If President Obama had confronted Israel over its illegal settlements earlier, he might have really achieved something, but his U.N. abstention as he heads out the door is better than nothing, observes Marjorie Cohn.
By Marjorie Cohn for Consortium —
For the first time in his eight-year presidency, Barack Obama said no to Israel. When the Security Council voted to condemn Israel for building illegal settlements in occupied Palestinian territories, the Obama administration abstained, allowing the resolution to pass.
President Barack Obama addresses the United Nations General Assembly on Sept. 20, 2016. (UN Photo)
Resolution 2334 says the settlements have “no legal validity,” calls them “a flagrant violation under international law,” and demands Israel “immediately and completely cease all settlement activities.”
Although 2334 is consistent with prior resolutions of the council, Israeli Prime Minister Benjamin Netanyahu threw a tantrum, calling the US abstention a “declaration of war.” In light of Obama’s unwavering enabling of Israel’s illegal policies, Netanyahu was likely shocked that Obama finally said no.
The United States, a permanent member of the council, vetoed a resolution in 2011 that would have condemned the building of Israeli settlements in occupied Palestinian territories. And in 2014, the U.S. opposed a draft resolution demanding Israel’s withdrawal from the West Bank within three years.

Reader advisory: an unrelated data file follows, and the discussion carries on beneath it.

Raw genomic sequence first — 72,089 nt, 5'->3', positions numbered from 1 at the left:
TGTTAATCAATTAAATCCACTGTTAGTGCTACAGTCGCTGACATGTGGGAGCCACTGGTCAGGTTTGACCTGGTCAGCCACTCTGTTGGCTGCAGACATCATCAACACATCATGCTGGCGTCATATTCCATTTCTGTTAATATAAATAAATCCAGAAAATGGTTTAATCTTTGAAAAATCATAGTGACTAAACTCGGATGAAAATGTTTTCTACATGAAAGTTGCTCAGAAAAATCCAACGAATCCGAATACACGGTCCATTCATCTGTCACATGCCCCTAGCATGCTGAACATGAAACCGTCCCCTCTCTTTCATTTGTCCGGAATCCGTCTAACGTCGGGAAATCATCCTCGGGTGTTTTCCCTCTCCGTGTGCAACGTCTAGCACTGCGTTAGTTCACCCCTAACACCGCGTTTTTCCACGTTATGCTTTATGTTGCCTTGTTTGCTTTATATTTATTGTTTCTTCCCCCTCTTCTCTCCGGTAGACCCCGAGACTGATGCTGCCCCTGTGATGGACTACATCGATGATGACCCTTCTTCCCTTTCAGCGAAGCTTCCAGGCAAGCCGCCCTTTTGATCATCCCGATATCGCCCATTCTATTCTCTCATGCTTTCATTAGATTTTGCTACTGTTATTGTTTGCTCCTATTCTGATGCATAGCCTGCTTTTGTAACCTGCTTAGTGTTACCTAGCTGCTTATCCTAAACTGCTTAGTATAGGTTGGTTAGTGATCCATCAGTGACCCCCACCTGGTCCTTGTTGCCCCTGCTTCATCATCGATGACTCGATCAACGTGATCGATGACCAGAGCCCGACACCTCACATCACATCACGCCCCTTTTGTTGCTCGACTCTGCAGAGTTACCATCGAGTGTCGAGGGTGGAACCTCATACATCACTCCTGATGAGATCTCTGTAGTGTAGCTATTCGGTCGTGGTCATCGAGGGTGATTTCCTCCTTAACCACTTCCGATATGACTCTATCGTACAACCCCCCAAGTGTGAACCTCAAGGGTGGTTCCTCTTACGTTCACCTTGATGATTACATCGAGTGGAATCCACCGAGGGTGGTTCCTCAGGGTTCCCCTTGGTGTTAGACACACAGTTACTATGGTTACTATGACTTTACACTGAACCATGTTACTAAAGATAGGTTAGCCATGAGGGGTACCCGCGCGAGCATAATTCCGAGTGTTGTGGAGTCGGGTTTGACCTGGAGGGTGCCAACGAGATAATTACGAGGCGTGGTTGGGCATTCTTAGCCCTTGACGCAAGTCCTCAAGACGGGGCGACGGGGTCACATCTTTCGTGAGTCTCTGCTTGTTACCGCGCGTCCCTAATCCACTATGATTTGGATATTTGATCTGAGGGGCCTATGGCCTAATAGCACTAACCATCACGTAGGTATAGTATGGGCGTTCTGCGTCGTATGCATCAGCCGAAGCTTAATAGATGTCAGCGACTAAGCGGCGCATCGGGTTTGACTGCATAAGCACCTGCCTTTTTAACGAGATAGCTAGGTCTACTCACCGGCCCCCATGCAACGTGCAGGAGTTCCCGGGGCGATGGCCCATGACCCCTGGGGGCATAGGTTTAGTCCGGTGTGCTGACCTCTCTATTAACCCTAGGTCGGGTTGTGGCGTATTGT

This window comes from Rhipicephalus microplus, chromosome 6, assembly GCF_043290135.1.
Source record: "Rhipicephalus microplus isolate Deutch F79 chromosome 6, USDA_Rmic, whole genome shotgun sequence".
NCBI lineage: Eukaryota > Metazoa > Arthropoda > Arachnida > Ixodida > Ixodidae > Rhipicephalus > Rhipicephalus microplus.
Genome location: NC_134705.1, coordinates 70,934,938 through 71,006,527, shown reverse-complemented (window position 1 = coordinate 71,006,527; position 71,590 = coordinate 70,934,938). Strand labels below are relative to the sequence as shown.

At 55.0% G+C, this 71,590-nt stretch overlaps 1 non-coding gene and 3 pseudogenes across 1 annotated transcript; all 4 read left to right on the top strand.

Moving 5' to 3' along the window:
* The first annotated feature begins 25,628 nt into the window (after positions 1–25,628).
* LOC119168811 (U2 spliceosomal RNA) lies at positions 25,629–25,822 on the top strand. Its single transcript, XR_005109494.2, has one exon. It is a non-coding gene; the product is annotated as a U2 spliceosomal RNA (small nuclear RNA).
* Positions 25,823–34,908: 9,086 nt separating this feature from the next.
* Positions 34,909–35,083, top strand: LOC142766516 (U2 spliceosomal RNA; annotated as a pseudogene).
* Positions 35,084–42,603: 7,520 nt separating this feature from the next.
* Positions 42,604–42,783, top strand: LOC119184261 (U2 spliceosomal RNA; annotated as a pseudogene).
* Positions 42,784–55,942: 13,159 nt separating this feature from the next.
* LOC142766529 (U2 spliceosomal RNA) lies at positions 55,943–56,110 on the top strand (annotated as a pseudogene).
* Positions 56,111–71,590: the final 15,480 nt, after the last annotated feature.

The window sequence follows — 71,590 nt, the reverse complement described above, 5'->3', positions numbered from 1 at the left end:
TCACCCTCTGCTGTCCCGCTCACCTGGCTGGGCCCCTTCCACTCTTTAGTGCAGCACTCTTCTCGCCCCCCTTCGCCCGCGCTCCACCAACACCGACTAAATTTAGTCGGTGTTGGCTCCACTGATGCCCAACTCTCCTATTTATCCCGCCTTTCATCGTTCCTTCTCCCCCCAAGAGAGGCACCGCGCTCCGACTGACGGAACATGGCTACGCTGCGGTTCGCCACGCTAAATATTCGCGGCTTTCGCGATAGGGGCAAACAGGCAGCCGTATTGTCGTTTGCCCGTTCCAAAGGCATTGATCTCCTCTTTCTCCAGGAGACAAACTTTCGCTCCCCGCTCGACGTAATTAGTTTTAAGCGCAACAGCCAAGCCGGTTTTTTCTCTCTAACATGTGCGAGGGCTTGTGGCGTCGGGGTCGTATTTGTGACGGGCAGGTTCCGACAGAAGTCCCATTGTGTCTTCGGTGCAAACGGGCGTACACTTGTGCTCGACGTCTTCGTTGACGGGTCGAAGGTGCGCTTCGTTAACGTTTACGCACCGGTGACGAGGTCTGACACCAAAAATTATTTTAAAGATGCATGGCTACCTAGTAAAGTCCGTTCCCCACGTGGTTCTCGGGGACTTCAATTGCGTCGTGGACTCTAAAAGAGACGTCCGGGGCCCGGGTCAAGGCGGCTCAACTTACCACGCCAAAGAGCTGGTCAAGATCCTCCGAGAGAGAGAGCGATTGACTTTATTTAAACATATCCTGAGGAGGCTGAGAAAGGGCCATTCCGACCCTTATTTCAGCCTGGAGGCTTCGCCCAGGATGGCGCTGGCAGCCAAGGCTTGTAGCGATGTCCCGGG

Since 1967, Israel has transferred more than a half million of its own citizens into Palestinian territories, continuing to build settlements in the West Bank and East Jerusalem.
In 2004, the International Court of Justice affirmed that the Palestinian territories are under Israeli occupation and Israel’s settlement building violates the Fourth Geneva Convention.
A state occupying territory not its own cannot build settlements on that territory and transfer its own citizens into them. Article 8.2(b)(viii) of the Rome Statute for the International Criminal Court (ICC) defines “the transfer, directly or indirectly, by the Occupying Power of parts of its own civilian population into the territory it occupies” as a war crime.
Israel took over the West Bank, Gaza and East Jerusalem by military force in 1967 and has held it under military occupation ever since.